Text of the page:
Why You Should Walk More

“Oh, sweet!” was my first thought when I learned that I can take the bus literally from my house to the office doorstep. Given this, and the fact that the commute itself is only 12 minutes, I was pretty happy. But this blessing turned out to be a clever disguise for laziness.

And laziness, you can be so sneaky. I got to enjoy my new transportation predicament for a good week before it hit me – I was getting way too comfortable. I was giving up on a very simple activity that a lot of people – including me – sometimes forget about. Which is a shame, cause it’s an activity that comes with a lot of benefits.

I’m talking about the simple art of walking.

To some, walking might sound like an unremarkable activity, perhaps even a waste of time. Also, driving to places is so very tempting (as is public transport, to a degree). But there are really, really good reasons for taking time from your daily routine and giving that to walking.

The first one is obvious:

1. Walking keeps you healthy

While it won’t replace a workout, walking is nonetheless a great way of keeping your body moving. This is especially crucial for people who don’t have the time or the will (tsk-tsk) to exercise properly. The American Heart Association estimates that walking for 30 minutes every day can reduce the risks for various dangerous diseases, including coronary heart disease.

Also, consider abandoning the elevator – take the stairs instead. If your office is too high up, at least make the effort to battle through the last few floors on foot.

But the health angle shouldn’t come as a surprise to anyone. This, however, might:

2. Walking boosts creative thinking

Every morning, I make a point to get off the bus a couple of stops short of the office, just to take a walk. Why? Because for some reason, it helps me gather my focus for the day ahead. But it’s not just my personal flight of fancy – recently, the scientists at Stanford University found that the very act of walking inspires creativity (Steve Jobs was a fan of walking for this reason by the way, as is Richard Branson).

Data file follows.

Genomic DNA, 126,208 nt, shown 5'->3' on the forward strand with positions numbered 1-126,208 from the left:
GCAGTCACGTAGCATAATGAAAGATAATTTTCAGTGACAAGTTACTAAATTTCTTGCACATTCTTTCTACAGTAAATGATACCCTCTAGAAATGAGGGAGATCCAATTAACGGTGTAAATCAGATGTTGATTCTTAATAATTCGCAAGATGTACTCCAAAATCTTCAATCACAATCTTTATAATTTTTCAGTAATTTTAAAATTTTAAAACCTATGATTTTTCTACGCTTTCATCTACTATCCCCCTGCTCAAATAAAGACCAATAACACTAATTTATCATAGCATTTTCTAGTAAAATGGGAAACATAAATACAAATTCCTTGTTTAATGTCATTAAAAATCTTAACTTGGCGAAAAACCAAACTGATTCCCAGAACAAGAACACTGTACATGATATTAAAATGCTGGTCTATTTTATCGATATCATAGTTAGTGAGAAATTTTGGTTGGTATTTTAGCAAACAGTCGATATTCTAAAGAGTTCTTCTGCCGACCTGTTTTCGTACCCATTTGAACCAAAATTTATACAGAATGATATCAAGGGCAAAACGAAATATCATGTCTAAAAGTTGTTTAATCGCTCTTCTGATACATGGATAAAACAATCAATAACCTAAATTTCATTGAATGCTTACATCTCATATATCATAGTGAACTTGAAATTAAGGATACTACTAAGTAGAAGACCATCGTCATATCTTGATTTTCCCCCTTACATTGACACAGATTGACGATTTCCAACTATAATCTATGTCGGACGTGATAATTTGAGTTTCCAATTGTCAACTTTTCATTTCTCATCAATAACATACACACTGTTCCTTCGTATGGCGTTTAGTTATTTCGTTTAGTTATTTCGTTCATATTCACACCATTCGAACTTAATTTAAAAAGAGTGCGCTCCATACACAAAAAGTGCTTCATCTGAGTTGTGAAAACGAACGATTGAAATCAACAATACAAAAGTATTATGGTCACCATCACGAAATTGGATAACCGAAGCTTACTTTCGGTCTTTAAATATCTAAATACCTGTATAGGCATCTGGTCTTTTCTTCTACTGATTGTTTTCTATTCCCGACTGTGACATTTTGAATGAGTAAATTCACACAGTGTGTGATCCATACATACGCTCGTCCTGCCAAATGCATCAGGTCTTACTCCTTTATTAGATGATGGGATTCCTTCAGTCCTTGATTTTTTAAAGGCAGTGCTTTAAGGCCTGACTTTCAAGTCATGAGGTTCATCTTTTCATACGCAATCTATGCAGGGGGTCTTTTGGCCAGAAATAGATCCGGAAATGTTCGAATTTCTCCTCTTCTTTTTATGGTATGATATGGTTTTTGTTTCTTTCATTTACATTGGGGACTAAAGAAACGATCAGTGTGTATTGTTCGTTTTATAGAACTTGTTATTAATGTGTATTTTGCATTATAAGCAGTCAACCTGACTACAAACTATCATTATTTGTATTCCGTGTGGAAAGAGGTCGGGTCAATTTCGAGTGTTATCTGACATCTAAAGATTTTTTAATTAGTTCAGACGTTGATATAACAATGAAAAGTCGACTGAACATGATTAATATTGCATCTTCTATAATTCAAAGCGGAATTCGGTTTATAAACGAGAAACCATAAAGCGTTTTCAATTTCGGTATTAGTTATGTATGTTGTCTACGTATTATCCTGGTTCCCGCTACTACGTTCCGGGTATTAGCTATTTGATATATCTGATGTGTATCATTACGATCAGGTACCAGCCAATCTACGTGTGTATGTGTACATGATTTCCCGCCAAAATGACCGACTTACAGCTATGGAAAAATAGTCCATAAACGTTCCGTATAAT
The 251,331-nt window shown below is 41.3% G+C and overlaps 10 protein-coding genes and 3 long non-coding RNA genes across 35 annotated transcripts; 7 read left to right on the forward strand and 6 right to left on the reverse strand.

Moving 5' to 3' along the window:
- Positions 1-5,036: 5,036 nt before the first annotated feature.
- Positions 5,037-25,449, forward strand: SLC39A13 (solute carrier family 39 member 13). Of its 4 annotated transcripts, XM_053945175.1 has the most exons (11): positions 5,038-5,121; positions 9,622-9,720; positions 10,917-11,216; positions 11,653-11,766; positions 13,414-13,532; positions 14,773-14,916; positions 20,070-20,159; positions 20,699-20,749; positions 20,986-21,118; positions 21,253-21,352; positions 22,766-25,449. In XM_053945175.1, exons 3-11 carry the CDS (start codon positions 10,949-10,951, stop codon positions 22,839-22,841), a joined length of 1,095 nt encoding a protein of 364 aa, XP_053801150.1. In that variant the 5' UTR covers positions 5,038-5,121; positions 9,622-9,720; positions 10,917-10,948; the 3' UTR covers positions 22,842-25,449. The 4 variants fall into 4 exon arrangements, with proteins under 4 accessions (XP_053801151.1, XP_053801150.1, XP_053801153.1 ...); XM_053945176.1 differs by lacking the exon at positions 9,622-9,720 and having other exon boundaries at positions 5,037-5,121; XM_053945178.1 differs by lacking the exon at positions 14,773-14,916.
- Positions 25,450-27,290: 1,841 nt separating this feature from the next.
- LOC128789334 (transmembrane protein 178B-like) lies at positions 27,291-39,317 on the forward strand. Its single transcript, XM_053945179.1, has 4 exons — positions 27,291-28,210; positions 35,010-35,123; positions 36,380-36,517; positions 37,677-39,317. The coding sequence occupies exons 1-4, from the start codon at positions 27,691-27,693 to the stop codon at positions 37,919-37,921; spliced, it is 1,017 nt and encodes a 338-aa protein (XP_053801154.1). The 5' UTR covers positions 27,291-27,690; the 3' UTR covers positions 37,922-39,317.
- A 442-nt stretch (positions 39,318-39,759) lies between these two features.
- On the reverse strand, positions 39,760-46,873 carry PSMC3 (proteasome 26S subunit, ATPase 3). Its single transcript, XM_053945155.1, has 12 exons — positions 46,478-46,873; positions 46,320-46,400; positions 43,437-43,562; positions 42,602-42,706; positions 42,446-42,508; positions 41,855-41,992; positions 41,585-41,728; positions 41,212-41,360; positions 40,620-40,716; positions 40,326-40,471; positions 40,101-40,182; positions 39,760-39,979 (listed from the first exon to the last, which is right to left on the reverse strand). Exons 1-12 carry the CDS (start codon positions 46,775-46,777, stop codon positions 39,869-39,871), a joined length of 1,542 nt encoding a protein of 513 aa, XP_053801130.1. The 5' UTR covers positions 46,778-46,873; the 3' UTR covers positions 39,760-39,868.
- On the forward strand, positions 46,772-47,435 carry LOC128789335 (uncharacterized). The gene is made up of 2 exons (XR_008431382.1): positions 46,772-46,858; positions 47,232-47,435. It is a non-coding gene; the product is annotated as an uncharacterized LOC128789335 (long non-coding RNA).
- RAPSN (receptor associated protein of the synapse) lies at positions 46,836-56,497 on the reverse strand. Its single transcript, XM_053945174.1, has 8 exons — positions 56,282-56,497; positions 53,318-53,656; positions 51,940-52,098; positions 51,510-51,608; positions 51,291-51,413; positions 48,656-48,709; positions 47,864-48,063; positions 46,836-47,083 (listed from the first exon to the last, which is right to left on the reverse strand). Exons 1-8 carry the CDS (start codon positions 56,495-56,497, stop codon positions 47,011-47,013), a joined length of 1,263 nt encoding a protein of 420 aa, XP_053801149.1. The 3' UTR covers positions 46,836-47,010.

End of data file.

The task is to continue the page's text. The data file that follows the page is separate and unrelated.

Also, you might want to keep something like Evernote at hand, just in case you get an idea and need to write it down on the go (but do keep an eye out for the traffic).

3. Change of environment is good for productivity

The Stanford scientists were pretty clear that it’s the physical act of walking that inspires creativity, and not the change of scenery. It’s for this exact reason that the Walking Desk for the indoors was invented (though before jumping on that bandwagon, it might be wise to learn this lesson first).

But I would argue, that changing environments is equally important. Take this study here that links time spent in the green outdoors with improved engagement, productivity and wellbeing. Understandably, not anyone can afford time off for idle walks in the park (and some of you might not have a park nearby), but it’s good to at least break up office time a little bit. If you don’t have time for a casual stroll, leave the office for your lunch break. 

Come to think of it, walk everywhere you can (just remember that yes, you can). No excuses.

The takeaway:

Long story short – try these things:

1. When commuting, hop off a few stops short of your destination and walk the rest of the way. (Tweet this)

2. Leave the office for lunch, walk somewhere to eat. (Tweet this)

3. Take the stairs instead of the elevator. (Tweet this)

By On January 28, 2015